What’s the Difference Between Divorce & Legal Separation?
According to statistics from the Kansas Department of Health and Environment, 6,398 marriage dissolutions occurred statewide in 2019, comprising 6,303 divorces and 95 annulments. Understanding the difference between a divorce and a separate maintenance ("legal separation") action is important. When you get a divorce, your marriage has legally ended. Conversely, when you get a legal separation, you remain legally married.
Jeffers Law Office is committed to offering experienced legal counsel and representation in family law and divorce/separate maintenance/annulment-related matters. Attorney Mark Jeffers will be available to discuss your situation and help you understand your legal options. Whether you are considering a divorce or legal separation or annulment, he will offer you the guidance, support, and advocacy you need to make key decisions.
Jeffers Law Office is proud to serve clients in Overland Park, Lenexa, Olathe, Shawnee, Prairie Village, Leawood, and Gardner Kansas, as well as throughout Johnson, Wyandotte, Miami, and Leavenworth Counties. Call today to schedule a free initial telephone consultation with an experienced Kansas divorce attorney.
Divorce in Kansas
Divorce can be described as the legal dissolution of a marriage pursuant to a court order (a "Decree of Divorce"). Pursuant to Kansas Statute Section 23-2701, a divorce can be granted by the court on any of the following grounds:
- Incompatibility ("no-fault" grounds)
- Failure to perform a material marital duty or obligation
- Incompatibility by reason of mental illness or mental incapacity of one or both spouses
To file for divorce in Kansas, you or your spouse must have been living in the state for at least 60 days prior to filing. Also, there is a compulsory 60-day waiting period between filing for divorce and the finalization of the case.
Legal Separation in Kansas
A legal separation can be described as a court order (a "Decree of Separate Maintenance") that establishes the rights and duties of a couple while they remain legally married but live apart. Under Kansas law, this is known as a “separate maintenance” action. Getting a legal separation can allow spouses to resolve any financial matters such as support and asset/debt division and also make it possible for one spouse to inherit from the other spouse’s estate. Legal separation can be the ideal option for individuals with personal or religious beliefs that inhibit them from getting a divorce.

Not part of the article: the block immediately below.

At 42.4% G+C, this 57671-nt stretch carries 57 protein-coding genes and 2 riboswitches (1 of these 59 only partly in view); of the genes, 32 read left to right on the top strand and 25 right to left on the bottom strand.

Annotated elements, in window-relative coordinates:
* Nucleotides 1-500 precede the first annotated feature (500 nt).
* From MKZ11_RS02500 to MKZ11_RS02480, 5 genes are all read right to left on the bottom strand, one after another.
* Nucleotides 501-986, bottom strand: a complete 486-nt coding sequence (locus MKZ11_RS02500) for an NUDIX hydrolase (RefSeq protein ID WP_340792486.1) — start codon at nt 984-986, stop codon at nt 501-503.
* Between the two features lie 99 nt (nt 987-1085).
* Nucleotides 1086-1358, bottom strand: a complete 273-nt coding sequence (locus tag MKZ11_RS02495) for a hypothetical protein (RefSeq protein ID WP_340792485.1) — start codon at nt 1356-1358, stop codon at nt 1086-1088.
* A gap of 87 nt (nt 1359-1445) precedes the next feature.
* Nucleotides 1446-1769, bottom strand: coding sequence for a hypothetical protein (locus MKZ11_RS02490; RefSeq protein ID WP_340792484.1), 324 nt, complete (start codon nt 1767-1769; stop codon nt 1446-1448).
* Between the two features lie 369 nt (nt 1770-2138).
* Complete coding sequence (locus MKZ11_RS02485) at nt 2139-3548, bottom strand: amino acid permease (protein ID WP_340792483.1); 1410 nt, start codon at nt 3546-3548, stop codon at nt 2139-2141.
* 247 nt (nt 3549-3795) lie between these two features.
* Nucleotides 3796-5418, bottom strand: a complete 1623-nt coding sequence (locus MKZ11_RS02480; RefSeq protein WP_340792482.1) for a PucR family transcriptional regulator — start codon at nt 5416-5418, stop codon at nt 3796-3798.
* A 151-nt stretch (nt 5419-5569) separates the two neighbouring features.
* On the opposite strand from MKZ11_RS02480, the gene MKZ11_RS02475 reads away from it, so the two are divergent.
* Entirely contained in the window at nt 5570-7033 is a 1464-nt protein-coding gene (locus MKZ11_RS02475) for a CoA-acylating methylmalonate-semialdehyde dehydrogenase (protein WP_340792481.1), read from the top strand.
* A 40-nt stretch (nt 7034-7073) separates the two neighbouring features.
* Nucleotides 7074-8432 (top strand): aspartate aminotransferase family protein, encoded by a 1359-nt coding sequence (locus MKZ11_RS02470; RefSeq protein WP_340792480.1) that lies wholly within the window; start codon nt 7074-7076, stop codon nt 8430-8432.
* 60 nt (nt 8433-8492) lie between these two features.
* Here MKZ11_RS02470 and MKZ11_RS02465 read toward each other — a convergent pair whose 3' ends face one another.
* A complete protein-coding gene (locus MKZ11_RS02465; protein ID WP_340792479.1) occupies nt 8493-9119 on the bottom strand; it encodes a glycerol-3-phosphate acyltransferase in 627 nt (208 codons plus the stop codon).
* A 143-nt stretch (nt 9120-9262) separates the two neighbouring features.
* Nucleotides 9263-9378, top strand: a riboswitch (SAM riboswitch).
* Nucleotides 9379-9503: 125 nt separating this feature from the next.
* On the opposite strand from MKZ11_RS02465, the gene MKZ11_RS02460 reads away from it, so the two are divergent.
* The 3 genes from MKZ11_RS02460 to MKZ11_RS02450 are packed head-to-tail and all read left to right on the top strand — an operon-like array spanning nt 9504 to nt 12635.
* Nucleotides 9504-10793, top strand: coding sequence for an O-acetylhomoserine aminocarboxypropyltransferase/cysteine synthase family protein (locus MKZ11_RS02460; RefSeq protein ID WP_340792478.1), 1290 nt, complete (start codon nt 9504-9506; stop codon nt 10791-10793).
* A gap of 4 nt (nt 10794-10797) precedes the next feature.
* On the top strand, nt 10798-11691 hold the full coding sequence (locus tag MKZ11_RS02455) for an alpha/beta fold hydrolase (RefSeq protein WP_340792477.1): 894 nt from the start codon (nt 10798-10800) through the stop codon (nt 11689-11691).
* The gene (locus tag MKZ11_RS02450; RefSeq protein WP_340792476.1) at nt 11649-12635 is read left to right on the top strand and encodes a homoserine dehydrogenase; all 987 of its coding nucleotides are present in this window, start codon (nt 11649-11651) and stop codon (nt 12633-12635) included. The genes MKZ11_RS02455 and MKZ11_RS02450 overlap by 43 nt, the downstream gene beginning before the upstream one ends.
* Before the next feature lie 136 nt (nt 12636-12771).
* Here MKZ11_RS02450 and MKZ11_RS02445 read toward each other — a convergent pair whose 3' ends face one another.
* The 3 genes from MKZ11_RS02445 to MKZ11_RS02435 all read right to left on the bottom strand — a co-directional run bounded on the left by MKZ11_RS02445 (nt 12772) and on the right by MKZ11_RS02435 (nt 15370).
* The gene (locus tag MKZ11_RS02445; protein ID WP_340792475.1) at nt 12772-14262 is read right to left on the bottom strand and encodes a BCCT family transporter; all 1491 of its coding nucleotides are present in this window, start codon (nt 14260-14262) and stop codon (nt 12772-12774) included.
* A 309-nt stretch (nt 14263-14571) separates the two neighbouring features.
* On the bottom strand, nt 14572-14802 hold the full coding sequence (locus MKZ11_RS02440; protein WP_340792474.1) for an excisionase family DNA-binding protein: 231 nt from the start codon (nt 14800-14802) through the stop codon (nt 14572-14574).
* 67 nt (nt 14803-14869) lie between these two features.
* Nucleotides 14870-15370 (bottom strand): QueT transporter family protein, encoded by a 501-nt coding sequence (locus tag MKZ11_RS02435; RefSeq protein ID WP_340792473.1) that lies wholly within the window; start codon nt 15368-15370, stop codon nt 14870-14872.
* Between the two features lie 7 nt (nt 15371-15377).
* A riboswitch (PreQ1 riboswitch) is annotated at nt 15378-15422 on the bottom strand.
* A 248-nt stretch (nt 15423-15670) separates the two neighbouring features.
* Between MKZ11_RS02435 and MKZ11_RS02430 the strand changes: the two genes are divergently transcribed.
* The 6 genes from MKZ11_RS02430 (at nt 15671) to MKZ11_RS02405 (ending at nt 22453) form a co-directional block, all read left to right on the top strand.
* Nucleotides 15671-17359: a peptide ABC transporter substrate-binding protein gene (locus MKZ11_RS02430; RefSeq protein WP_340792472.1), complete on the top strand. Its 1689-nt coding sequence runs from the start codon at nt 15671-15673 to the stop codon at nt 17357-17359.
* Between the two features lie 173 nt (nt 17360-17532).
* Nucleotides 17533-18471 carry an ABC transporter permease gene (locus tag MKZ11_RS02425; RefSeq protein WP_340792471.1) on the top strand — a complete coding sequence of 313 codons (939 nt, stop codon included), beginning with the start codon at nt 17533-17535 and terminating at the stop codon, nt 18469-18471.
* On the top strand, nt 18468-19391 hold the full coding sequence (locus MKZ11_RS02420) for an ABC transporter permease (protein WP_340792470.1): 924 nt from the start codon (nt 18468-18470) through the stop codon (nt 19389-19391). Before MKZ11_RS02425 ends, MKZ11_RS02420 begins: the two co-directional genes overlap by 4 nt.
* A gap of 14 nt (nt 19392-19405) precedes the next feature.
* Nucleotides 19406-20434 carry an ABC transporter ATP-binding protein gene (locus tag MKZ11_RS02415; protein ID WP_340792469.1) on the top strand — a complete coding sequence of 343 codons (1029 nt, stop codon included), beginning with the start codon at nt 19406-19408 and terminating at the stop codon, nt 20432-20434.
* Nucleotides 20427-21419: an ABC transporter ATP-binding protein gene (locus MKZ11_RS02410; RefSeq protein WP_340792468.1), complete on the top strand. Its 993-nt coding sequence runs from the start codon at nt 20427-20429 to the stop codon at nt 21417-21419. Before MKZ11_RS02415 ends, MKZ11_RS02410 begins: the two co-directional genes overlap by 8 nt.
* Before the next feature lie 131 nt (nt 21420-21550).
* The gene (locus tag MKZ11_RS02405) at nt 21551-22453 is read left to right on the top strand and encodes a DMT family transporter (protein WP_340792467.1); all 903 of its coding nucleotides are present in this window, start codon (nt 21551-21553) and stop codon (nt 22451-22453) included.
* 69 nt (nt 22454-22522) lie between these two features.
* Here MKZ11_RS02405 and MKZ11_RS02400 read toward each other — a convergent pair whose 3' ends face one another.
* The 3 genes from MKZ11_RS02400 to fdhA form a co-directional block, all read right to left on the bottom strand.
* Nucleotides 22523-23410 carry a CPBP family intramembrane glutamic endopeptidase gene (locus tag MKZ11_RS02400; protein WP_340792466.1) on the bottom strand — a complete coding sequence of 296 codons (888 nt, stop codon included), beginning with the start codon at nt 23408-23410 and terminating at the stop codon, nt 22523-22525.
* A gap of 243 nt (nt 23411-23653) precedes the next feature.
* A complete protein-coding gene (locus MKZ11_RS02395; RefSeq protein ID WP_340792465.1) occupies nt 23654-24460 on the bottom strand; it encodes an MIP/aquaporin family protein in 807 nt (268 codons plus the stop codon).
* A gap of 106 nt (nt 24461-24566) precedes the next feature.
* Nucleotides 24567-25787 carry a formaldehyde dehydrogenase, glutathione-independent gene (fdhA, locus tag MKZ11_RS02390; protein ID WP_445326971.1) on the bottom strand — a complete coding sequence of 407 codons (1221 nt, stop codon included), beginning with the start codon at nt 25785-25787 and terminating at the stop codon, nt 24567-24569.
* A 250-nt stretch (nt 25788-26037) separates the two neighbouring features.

Some of the similarities between a divorce and legal separation include:
- The grounds needed for a legal separation are the same as those needed for a divorce
- All issues related to a legal separation (including child custody, parenting time, child support, spousal support/maintenance ("alimony"), and property/debt division) are handled in the same way as in a divorce
There are some key differences between a legal separation and divorce, including:
- Marital Status — A legal separation is a way for a couple to live separately without dissolving the marriage. The parties are still legally married under a legal separation and cannot remarry. In contrast, a divorce dissolves or terminates a marriage, and the parties are free to remarry.
- Health Care and Other Benefits — Legal separation may allow the couple to retain health care, Social Security, and other benefits through their spouse. Conversely, getting a divorce will terminate some or all of these benefits.
- Property Rights — Legal separation preserves the legal rights of each couple to inherit the other spouse’s estate or property upon their death unless such rights are waived as part of the agreement. In contrast, a divorce terminates such rights.
- Debts and Liabilities — In a legal separation, you may still be responsible for certain debts and liabilities of the other spouse such as hospital bills. Conversely, debts and liabilities will be divided during the divorce process.
- Decision-Making — Spouses will still be considered next of kin even after getting a legal separation. They are allowed to make financial or medical decisions for each other. This would not be possible once divorced, as ex-spouses will not be considered next of kin
- Residency and Waiting Period - The 60-day residency requirement before filing and the mandatory 60-day waiting period to finalize the case do not apply to a legal separation action as they do in a divorce action
Choose a Skilled Attorney
Determining whether to file for divorce or legal separation in Kansas is a major decision. In order to make an informed decision, understanding the legal effects of each option is crucial. An experienced Kansas family law attorney will educate you about your options and help you make decisions that suit your needs.
Attorney Mark Jeffers is dedicated to providing comprehensive guidance to clients in divorce and legal separation matters. As your legal counsel, he will review the circumstances surrounding your situation and help you understand your options. Whether you are considering a divorce or legal separation, he will work diligently to establish a fair settlement agreement and help you move forward as quickly and peacefully as possible.
Contact Jeffers Law Office today to schedule a free initial telephone consultation with an experienced divorce attorney. The firm proudly serves clients in Overland Park, Lenexa, Olathe, Shawnee, Prairie Village, Leawood, and Gardner Kansas, as well as throughout Johnson, Wyandotte, Miami, and Leavenworth Counties.